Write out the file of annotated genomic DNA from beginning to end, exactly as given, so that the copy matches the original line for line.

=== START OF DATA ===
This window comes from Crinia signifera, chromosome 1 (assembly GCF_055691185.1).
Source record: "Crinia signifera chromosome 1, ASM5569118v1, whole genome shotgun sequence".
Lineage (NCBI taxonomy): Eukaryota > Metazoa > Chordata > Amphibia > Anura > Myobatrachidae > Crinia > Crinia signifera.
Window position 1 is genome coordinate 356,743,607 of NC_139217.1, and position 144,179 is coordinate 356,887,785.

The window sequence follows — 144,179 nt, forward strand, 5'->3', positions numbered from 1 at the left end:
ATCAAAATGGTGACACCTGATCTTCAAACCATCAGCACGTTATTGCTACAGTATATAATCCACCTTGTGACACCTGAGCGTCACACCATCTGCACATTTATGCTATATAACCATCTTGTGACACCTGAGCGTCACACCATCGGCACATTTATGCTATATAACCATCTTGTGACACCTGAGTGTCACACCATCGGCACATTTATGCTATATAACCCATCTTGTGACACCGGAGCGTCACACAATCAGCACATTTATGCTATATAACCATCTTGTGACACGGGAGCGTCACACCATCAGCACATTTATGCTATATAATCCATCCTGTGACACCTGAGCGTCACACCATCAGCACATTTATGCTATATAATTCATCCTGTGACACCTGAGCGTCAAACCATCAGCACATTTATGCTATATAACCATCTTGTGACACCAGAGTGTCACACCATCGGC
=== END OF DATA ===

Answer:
This window comes from Crinia signifera, chromosome 1 (assembly GCF_055691185.1).
Source record: "Crinia signifera chromosome 1, ASM5569118v1, whole genome shotgun sequence".
Lineage (NCBI taxonomy): Eukaryota > Metazoa > Chordata > Amphibia > Anura > Myobatrachidae > Crinia > Crinia signifera.
Window position 1 is genome coordinate 356,743,607 of NC_139217.1, and position 144,179 is coordinate 356,887,785.

The window sequence follows — 144,179 nt, forward strand, 5'->3', positions numbered from 1 at the left end:
ATCAAAATGGTGACACCTGATCTTCAAACCATCAGCACGTTATTGCTACAGTATATAATCCACCTTGTGACACCTGAGCGTCACACCATCTGCACATTTATGCTATATAACCATCTTGTGACACCTGAGCGTCACACCATCGGCACATTTATGCTATATAACCATCTTGTGACACCTGAGTGTCACACCATCGGCACATTTATGCTATATAACCCATCTTGTGACACCGGAGCGTCACACAATCAGCACATTTATGCTATATAACCATCTTGTGACACGGGAGCGTCACACCATCAGCACATTTATGCTATATAATCCATCCTGTGACACCTGAGCGTCACACCATCAGCACATTTATGCTATATAATTCATCCTGTGACACCTGAGCGTCAAACCATCAGCACATTTATGCTATATAACCATCTTGTGACACCAGAGTGTCACACCATCGGC